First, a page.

Word of the month: lean start-up

January 3, 2019

Word of the month is a new series in The Hive where we present concepts or technologies that are meaningful to the work we do

Lean start-up is a method to initiate an activity, for example, a ‘start-up’ or launching an offer. The goal is to design products and services that will meet consumer demand as closely as possible, with a minimum initial investment. Inspired by the lean methods of companies in Silicon Valley, and designed by Eric Ries, this approach is now highly successful all over the world.

This iterative approach has a three-step cycle:

1. First, there is an idea. This idea is used to BUILD a product ‘draft’ – a model, for example.

2. Pilot users try out this product ‘draft’, so that its use can be MEASURED and feedback collected.

3. The data obtained allows us to LEARN and to validate theories.

What we learn generates a new idea, and the cycle starts again. The more you build, the more you learn!


The many advantage of this method

Lean start-up is interesting because it reduces time to market for a product or service offer, and improves this offer based on observed use and user feedback. Working with a community of users also quickly guarantees that we will build an offer that is in line with their vision, and not ours. The offer will therefore be more robust, more relevant, and easier to understand, with a clear perception of its value. The method should not be simply used once, to create a product or a service, but on a permanent basis. It helps products and services exist and evolve as closely as possible to the needs of customers. Since 2017 the lean start-up methodology has been used to develop our cloud offering.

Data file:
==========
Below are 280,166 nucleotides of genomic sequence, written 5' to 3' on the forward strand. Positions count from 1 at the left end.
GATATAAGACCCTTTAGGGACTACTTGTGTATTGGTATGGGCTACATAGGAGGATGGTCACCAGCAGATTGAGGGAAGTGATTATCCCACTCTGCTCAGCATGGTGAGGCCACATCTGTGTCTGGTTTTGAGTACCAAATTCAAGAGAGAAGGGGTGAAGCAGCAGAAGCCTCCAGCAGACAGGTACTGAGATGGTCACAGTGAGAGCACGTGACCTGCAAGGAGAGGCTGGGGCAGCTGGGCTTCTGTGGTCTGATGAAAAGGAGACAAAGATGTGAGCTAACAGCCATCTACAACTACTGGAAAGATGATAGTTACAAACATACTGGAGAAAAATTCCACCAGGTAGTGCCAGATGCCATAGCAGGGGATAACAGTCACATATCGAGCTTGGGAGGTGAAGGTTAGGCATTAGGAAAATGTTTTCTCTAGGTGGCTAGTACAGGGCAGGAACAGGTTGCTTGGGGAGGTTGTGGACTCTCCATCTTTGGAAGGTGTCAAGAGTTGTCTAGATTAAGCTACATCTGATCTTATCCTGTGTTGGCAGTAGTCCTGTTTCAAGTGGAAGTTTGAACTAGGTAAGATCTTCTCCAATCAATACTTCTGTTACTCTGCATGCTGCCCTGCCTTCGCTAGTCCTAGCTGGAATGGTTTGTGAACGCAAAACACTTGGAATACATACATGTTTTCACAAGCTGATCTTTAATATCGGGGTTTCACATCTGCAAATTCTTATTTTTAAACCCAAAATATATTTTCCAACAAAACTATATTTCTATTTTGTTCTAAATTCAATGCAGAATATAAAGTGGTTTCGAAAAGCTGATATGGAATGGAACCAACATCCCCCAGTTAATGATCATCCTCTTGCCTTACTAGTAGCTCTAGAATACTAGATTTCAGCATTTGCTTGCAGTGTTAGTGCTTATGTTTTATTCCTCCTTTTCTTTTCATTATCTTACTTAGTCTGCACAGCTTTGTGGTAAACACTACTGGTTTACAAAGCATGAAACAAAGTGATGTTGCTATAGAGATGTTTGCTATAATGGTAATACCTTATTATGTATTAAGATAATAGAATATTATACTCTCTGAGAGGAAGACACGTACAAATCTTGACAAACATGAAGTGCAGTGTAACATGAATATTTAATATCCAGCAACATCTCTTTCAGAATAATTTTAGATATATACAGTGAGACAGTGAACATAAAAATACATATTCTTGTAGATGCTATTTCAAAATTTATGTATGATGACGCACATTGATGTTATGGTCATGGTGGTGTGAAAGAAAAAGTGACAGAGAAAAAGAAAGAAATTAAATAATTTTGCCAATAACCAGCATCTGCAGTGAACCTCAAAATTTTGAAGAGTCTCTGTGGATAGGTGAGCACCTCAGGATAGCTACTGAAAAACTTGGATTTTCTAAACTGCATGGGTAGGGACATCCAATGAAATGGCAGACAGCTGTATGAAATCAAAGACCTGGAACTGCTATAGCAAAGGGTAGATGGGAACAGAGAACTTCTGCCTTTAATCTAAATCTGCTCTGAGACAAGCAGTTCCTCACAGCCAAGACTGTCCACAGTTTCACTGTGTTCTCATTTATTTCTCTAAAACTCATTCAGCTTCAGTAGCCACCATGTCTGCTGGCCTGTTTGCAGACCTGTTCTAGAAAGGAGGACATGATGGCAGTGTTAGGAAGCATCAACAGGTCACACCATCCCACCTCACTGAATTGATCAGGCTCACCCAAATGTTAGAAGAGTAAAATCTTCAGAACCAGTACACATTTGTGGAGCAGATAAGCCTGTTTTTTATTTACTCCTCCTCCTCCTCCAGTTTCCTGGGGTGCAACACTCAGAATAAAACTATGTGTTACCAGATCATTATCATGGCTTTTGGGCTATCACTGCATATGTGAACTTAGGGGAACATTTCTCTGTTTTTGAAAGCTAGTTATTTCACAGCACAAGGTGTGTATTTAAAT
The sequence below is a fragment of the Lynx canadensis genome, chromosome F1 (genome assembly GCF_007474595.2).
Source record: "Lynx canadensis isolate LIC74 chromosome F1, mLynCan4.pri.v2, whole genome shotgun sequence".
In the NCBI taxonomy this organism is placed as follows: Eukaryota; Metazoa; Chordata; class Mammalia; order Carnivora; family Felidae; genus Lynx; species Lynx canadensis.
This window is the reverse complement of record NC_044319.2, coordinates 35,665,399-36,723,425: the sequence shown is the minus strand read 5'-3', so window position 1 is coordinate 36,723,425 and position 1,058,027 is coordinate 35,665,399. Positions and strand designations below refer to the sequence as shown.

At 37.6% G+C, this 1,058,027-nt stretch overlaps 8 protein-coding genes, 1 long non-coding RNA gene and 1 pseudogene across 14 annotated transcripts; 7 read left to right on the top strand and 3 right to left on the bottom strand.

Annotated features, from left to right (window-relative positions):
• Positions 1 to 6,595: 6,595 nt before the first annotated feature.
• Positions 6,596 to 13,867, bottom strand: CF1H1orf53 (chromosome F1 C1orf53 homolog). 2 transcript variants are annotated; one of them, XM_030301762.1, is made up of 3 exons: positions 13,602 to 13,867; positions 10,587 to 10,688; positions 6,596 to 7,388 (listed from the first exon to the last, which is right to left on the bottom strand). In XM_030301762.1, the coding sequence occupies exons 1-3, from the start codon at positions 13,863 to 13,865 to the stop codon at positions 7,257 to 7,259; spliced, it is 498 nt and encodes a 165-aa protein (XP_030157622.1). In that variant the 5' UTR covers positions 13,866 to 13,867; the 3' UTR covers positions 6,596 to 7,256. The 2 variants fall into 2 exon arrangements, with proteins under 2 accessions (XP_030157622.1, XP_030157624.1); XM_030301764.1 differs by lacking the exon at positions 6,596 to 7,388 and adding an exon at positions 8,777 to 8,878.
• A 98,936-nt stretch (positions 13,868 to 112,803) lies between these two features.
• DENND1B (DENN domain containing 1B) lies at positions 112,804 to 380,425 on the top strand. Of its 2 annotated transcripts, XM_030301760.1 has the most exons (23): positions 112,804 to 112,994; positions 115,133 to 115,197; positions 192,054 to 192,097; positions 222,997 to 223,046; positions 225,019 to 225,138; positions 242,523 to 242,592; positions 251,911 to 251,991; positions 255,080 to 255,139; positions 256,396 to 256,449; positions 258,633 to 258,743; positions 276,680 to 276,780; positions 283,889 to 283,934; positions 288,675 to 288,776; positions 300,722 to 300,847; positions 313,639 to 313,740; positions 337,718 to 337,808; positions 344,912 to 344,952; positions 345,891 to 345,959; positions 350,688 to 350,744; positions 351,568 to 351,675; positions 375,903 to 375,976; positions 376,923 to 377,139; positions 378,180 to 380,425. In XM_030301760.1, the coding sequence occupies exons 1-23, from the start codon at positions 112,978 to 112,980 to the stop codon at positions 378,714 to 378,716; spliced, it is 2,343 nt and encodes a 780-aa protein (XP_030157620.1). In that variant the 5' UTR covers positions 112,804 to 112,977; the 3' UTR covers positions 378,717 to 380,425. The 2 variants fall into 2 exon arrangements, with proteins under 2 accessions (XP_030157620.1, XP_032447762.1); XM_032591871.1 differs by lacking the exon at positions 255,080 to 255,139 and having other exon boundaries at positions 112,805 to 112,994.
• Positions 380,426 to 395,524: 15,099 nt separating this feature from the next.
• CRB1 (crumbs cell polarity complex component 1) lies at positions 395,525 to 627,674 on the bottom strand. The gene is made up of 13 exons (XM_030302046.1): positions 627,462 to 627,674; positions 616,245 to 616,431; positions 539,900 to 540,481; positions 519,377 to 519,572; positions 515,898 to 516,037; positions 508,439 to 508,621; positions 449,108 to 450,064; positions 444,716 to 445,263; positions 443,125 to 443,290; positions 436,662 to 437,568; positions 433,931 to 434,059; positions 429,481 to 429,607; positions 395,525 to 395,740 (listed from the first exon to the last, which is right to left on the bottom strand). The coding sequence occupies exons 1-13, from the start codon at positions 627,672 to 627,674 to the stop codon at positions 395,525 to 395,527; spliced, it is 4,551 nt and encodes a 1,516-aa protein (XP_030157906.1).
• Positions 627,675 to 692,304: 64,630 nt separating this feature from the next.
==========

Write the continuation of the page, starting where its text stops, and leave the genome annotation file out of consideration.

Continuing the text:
How does it differ from design thinking?

Lean start-up is essentially a sub-set – the test phase – of design thinking. Both are iterative and user-centric processes that can easily combine. Used upstream, design thinking asks users to visualize the future, to imagine what the solution could be, gathering qualitative feedback in the process. By relying more on data, the lean start-up method obtains more quantitative feedback.


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